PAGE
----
Sometimes this territorialism comes in handy, as it is the males who guard the Zebra Pleco eggs after they have been spawned.
At full maturity, Zebra Plecos reach about 3-4 inches (7.6-10.2 cm) in length. They’re smaller than some of the other plecos out there, which might explain why they shy away from crowds.
The most significant aspect of their appearance is the black and white lateral striped pattern that inspired their name. With ideal lighting, their stripes really pop and shine, bringing vibrancy and life to your community aquarium. The stripe pattern is evident even in the Zebra Pleco fry.
In addition to those sparkly stripes, the Zebra Pleco has the expected sucker mouth and flat bottom of other plecos. And of course, the four whiskers are distinctly catfish (they use those to explore their environment.)
Small mouth: Although these fish have the trademark suckermouth, it’s important to remember that the Zebra Pleco has a much smaller mouth than other catfish, which will affect how you feed them. We’ll cover that in the “Diet” section.
The Zebra Pleco’s big, bulgy eyes also make them stand out in a crowd. There’s quite a bit of fin fare with these catfish–their dorsal fin is a triangle and stands up tall, but they can lay it down when they want. On the side of their body, they also have two sets of pectoral fins, and a set of rayed fins, which are pretty large.
Fun fact: If you look closely, you can see that the pectoral fins closest to the Zebra Pleco’s head are hairy.
If you’re hoping to distinguish between your male and female Zebra Pleco, it won’t be easy. But the males have a wider and larger head, and the hair on those pectoral fins is more visible on the males.
Habitat and Tank Conditions
The Zebra Pleco is not the easiest fish to keep as it requires a strong, fast-moving current similar to its native habitat. Remember that the reason the Zebra Pleco is endangered in its indigenous environment is that the building of the dam stopped the natural current. Therefore, it’s very important to recreate the habitat and water conditions of the Xingu River.
For substrate, use smooth sand or gravel and pebbles, and add boulders and rocks to help them find places to hide. Keep in mind that because the Zebra Pleco is a bottom feeder, you need to make sure whatever you add is smooth — anything with a rough or jagged edge could injure your precious pleco.
You can also add store-bought caves to create more hiding spaces, but make sure that you quarantine anything new before introducing it into your aquarium. The same is true for plants — Zebra Plecos will appreciate aquatic plants, and are not picky about what kind of plants you choose; just confirm the integrity of the plant by quarantining in advance.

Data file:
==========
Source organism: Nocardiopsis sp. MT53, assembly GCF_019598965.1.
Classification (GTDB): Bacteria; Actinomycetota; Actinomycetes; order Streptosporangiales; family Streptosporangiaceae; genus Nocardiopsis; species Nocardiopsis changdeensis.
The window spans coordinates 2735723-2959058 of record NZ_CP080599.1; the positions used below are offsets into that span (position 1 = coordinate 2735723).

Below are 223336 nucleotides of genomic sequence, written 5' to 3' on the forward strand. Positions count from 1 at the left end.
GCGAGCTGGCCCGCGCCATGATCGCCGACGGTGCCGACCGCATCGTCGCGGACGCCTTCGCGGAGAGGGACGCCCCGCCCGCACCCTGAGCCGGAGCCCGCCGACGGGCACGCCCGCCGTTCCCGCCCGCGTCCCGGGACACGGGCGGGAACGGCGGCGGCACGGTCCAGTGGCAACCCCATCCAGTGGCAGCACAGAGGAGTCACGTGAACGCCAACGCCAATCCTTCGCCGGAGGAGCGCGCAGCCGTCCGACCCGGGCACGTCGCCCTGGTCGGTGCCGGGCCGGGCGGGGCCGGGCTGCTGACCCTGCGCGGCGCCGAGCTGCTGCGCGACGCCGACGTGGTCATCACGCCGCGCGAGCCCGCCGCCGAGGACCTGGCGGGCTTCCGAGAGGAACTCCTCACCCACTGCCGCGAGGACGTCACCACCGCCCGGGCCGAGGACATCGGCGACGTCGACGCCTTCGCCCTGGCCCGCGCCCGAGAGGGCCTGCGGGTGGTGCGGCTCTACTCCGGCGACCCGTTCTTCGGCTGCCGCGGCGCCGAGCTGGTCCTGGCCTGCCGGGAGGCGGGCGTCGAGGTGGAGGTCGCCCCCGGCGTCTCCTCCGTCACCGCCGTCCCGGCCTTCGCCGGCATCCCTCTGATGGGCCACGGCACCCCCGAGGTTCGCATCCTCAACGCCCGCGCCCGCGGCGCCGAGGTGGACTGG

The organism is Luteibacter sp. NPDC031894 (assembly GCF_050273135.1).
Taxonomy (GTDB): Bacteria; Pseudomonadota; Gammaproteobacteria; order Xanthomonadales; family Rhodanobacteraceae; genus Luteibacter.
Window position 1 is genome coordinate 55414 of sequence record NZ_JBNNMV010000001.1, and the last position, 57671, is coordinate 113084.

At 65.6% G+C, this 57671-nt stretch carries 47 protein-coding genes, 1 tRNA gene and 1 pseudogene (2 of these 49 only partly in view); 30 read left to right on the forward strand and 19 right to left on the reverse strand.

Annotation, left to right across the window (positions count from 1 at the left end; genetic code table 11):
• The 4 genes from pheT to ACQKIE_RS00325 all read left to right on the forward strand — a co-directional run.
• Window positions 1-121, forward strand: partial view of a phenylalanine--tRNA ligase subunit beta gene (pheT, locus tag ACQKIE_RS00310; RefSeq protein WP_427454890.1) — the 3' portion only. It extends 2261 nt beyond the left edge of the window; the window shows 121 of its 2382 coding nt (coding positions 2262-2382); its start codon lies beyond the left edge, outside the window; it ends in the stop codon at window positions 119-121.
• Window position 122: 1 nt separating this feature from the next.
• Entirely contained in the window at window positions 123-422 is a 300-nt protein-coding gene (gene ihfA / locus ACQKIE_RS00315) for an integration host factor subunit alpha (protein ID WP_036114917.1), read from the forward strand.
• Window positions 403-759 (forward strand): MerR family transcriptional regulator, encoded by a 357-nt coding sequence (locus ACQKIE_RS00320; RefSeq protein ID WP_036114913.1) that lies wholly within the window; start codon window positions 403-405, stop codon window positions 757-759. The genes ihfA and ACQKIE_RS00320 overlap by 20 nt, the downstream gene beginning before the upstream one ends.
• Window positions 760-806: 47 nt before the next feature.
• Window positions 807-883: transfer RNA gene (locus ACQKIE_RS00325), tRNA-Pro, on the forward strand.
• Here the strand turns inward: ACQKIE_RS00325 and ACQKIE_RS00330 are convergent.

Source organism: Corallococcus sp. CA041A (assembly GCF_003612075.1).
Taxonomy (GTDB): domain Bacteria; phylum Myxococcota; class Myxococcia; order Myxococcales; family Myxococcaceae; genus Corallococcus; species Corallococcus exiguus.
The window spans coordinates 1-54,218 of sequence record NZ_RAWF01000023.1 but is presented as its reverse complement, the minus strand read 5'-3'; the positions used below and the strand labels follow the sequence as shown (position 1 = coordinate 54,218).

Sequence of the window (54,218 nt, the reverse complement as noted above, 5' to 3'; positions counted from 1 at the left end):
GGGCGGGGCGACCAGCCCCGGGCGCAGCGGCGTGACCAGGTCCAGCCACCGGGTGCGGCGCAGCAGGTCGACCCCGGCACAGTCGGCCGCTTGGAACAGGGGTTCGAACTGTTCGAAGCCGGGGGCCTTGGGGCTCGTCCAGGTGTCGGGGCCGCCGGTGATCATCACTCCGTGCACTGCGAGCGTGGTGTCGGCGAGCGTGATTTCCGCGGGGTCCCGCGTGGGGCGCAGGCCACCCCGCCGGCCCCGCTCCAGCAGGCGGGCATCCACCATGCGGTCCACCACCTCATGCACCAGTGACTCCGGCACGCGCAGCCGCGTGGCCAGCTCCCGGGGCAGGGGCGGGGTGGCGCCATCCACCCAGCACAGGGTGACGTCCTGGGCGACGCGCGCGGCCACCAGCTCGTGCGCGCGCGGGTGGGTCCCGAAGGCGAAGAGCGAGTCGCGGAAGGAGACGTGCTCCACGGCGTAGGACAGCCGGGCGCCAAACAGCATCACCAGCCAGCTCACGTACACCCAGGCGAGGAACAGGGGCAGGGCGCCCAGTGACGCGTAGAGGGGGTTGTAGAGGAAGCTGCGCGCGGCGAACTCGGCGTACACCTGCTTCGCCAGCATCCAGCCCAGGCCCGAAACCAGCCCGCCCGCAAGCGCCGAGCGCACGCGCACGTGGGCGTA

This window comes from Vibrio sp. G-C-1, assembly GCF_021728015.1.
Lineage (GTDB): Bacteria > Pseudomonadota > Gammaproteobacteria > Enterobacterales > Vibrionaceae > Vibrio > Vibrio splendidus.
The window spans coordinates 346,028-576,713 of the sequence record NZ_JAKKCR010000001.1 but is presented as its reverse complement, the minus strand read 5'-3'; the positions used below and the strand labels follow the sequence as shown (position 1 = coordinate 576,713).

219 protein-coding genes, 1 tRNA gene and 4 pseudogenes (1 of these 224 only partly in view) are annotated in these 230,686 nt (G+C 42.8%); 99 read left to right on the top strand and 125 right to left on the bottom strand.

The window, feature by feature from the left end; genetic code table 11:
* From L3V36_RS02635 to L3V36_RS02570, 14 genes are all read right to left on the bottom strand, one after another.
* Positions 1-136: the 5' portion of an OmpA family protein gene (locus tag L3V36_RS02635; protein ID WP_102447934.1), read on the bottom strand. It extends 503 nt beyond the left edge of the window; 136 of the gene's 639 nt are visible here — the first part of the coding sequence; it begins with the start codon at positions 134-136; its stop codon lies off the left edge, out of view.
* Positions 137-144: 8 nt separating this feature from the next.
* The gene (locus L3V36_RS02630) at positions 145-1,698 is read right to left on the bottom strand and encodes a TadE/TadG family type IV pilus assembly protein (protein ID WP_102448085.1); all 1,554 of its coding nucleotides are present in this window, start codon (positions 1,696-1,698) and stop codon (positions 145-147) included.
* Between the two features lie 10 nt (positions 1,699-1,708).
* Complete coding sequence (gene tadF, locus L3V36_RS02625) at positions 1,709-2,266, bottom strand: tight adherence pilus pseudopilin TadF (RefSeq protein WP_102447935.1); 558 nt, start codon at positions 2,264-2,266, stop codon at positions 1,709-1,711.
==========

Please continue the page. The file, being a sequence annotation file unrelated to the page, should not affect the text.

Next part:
As nocturnal fish, Zebra Plecos prefer low light. If you have an aquarium light, make sure to turn it off at night when the Zebra Plecos come out to play.
Although Zebra Plecos are smaller than the traditional catfish, they still need enough space to swim and stake out their territory. You’ll need a minimum tank size of 20 gallons, upgrading the real estate if you’re housing multiples, or creating a community tank.
To keep your Zebra Plecos happy and thriving, you’ll need highly oxygenated water and a strong current. Zebra Plecos have a wide range of acceptable water parameters, but they do prefer warmer water that is not too acidic nor alkaline.
Here are the optimal parameters for Zebra Plecos:
- Temperature: 79°F to 88°F (26.1°C to 31.1°C)
- pH level: 6.5 to 7.0
- Water hardness: 2 to 6 KH
Although we’re showing a wide range, Zebra Plecos are sensitive to changes, so be sure to monitor conditions and test the water regularly.
Another consideration is cleanliness. It’s imperative to keep the Zebra Pleco’s tank pristine. They are unable to tolerate dirty tank conditions and will become stressed and more susceptible to disease.
Regular water changes and cleaning, as well as good aeration and a strong current, will ensure that your Zebra Pleco is able to reach the top of its life expectancy.
What Size Aquarium Do They Need?
You’ll need at least a 20-gallon tank for one Zebra Pleco, although 30 gallons is ideal. You’ll need a larger tank if you are hosting multiple Zebra Plecos, or if the Zebra Plecos are the beginning of a community tank, or if you are adding them to an existing community.